program. It does this by borrowing from
biological principles of natural selection
and analogs of various naturally occurring operations
to “evolve” programs that solve very
Genetic programming (GP) is an automated method for creating
a working computer program. GP starts with a high-level statement
of “what needs to be done” and
automatically creates a computer program to solve the problem. Evolutionary
methods, such as GP, have the advantage of not being encumbered by the
preconceptions that tend to limit human problem-solving to
well-explored paths. GP is one
of the techniques in the field of genetic and evolutionary computation,
which in turn includes techniques such as genetic algorithms,
evolutionary programming, grammatical evolution, and machine code (linear
genome) genetic programming.
GP starts with a primordial (a basic principle) ooze of thousands of randomly
created computer programs. These programs progressively evolve over a series
of generations. The evolutionary search uses the Darwinian principle of
natural selection (“survival of the fittest”) and analogs of
various, naturally occurring operations. There are numerous GP applications,
• Black art problems, such as the automated synthesis of analog electrical
circuits, controllers, antennas, networks of chemical reactions, and other
areas of design.
• Programming the unprogrammable, which involves the automatic creation
of computer programs for unconventional computing devices such as cellular
automata, multiagent systems, parallel systems, field-programmable gate arrays,
analog arrays, ant colonies, swarm intelligence, and distributed systems.
• Commercially usable new inventions, which involve the use of GP as an
automated “invention machine.”
• Human-competitive machine intelligence, which is an evolving area for
Teleportation is the transfer of a quantum mechanical state
between two particles. Because the transfer takes place without
an exchange of matter, it is reminiscent of the well-known
command, “Beam me up,” from the StarTrek television
series. Teleportation of isolated particles was invented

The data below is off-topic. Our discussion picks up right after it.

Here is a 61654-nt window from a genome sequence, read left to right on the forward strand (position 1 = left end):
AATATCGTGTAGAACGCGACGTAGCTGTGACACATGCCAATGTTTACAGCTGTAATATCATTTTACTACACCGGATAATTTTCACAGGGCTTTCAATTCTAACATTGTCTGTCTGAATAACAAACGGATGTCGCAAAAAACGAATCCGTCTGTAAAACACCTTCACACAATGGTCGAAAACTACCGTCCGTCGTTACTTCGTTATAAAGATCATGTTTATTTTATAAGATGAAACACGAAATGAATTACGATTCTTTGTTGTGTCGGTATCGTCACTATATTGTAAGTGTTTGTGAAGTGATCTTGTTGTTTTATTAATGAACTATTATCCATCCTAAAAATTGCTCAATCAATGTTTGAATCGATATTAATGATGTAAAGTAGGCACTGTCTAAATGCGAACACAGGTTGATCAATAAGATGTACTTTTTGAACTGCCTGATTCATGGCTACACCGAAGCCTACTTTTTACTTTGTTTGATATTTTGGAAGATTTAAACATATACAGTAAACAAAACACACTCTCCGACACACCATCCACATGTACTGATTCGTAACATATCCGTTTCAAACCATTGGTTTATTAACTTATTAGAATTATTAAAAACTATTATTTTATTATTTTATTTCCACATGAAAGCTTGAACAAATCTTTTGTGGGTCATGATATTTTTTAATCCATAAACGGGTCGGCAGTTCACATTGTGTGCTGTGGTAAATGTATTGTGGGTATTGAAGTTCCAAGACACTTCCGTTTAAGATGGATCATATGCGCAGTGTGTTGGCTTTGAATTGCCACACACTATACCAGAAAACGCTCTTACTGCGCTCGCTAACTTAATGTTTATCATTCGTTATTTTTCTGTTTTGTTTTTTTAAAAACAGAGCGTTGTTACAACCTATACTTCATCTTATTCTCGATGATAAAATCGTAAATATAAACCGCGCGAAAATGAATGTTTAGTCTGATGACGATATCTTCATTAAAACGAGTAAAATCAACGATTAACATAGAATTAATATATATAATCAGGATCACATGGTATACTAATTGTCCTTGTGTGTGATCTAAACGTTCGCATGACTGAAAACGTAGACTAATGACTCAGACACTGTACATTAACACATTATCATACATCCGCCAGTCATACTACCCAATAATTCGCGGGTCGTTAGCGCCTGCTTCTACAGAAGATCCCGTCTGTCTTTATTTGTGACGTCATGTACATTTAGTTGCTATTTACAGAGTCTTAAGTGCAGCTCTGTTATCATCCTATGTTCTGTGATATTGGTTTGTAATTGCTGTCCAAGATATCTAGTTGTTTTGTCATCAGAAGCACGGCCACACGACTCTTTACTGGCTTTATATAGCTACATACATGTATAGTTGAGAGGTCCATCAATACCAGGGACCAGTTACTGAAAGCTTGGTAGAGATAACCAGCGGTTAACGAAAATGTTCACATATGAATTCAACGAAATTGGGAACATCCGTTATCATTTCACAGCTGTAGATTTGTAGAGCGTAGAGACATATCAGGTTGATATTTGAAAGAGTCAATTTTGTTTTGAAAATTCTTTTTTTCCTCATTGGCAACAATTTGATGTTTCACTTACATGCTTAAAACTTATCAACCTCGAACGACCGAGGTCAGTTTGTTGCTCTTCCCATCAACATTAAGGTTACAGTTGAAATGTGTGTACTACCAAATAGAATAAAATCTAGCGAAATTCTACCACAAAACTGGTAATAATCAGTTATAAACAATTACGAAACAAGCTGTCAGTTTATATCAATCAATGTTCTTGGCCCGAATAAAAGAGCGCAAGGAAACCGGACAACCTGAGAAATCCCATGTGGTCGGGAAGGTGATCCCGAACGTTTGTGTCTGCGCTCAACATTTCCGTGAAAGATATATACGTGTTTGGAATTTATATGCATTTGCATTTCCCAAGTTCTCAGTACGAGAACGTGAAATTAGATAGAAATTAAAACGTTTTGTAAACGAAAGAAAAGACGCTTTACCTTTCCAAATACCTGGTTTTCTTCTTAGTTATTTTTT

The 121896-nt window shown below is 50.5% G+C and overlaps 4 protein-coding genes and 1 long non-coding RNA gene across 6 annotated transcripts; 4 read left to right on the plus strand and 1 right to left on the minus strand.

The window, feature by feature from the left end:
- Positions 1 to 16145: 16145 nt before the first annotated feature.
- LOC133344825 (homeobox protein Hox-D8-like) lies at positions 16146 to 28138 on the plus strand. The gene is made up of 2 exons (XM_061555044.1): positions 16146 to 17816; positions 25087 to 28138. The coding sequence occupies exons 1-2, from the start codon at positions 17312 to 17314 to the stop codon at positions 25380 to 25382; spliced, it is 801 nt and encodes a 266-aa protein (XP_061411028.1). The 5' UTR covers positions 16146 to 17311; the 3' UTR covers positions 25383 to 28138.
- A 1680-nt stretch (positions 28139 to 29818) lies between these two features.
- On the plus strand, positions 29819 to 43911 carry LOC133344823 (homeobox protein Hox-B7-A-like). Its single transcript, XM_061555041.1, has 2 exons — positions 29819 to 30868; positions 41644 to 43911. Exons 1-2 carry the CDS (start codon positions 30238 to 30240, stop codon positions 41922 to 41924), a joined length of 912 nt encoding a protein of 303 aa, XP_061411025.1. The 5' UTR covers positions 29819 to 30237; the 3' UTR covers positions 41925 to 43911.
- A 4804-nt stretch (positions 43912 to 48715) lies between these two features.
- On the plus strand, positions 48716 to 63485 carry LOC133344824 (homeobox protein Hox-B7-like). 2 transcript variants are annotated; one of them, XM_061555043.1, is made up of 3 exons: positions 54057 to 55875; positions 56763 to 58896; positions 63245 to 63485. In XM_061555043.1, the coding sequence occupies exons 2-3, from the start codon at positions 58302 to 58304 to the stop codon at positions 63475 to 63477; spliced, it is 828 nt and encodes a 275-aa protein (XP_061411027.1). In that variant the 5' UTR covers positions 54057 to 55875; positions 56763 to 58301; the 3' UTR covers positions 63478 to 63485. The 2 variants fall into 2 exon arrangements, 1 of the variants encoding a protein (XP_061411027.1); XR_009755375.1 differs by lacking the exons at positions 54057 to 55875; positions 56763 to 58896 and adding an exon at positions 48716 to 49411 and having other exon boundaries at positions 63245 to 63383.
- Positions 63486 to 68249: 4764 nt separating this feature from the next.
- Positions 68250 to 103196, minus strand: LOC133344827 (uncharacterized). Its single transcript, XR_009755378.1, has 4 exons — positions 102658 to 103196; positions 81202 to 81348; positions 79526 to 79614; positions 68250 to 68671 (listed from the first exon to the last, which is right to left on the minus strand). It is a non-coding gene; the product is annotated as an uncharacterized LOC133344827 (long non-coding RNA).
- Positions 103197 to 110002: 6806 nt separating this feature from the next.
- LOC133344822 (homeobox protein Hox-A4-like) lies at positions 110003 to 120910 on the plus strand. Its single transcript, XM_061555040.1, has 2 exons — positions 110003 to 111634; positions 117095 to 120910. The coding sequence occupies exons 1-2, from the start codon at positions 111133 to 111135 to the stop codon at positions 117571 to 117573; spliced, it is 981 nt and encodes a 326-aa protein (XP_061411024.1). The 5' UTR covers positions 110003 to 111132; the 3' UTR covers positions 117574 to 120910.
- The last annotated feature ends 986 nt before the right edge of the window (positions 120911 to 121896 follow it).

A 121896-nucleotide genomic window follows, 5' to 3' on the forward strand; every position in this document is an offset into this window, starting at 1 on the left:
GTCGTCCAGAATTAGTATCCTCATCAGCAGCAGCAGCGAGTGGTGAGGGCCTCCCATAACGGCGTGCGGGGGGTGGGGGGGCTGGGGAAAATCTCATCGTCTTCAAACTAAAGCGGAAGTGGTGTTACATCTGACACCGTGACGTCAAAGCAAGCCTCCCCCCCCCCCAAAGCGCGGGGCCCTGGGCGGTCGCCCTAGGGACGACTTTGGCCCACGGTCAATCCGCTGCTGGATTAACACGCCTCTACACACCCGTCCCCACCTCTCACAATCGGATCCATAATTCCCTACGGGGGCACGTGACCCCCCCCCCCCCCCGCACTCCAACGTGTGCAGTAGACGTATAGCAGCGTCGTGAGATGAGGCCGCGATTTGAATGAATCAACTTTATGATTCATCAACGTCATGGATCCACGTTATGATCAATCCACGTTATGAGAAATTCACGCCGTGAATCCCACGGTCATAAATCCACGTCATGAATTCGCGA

10 years ago and demonstrated for photons in free space.
Since then, researchers have found a way to teleport an
electrical charge in a solid state. This discovery could
be used to transfer quantum mechanical bits (“qubits”)
in a quantum computer. (A qubit is the smallest unit of information
in quantum computing and holds an exponentially larger amount
of information than a traditional “bit.”)
Modern computers all operate on the same basic principle:
they perform calculations by manipulating individual transistors
that represent a single bit of information (either a “0” or
a “1”). Quantum computing takes an entirely different
approach, using qubits that, through the magic of quantum physics,
can be “0” and “1” at the same time.
Thus, a single qubit can store and process twice the amount
of information as a bit. Combining qubits delivers exponential
improvement. For example, 2 qubits are four times more powerful
than 2 bits, which means a 64-qubit computer theoretically
would be 18 billion trillion times more powerful than the latest
64-bit computer—an impact on computing power that is
Researchers recently have produced the first usable quantum
processors. These initial prototypes are of little commercial
use, but the achievement is significant because it represents
a major milestone in the quest for virtually limitless computing
power. Ubiquitous knowledge on demand for logistics on a global
scale is thus one step closer to reality.
Quantum cryptography uses a stream of single photons to transfer
a secret key between a transmitter and a receiver. Each transmitted
bit of the cryptographic key is encoded on a single photon.
Any attempt to intercept the key changes the quantum state
of the photons, which reveals the presence of a hacker.
A team of scientists at NEC Corporation in Japan claims to
have smashed the transmission distance record for quantum
cryptography. The team says it successfully sent a single photon
over a 150 kilometer-long fiber-optic link. This significantly
exceeds the previous record of 100 kilometers, which was recorded
in June 2003. The NEC’s record-breaking system relies
on planar light-wave circuit technology and a low-noise photon
receiver. The system was developed by a collaboration of researchers
from NEC, the Telecommunications Advancement Organization of
Japan, and the Japan Science and Technology Agency.
According to NEC, its system has two distinct benefits—
• Stable, one-way photon transmission, which reduces the noise of backscattered
photons from the optical fiber to less than one-tenth that of conventional round-trip
• An alleged 10-fold increase in signal-to-noise ratio compared with current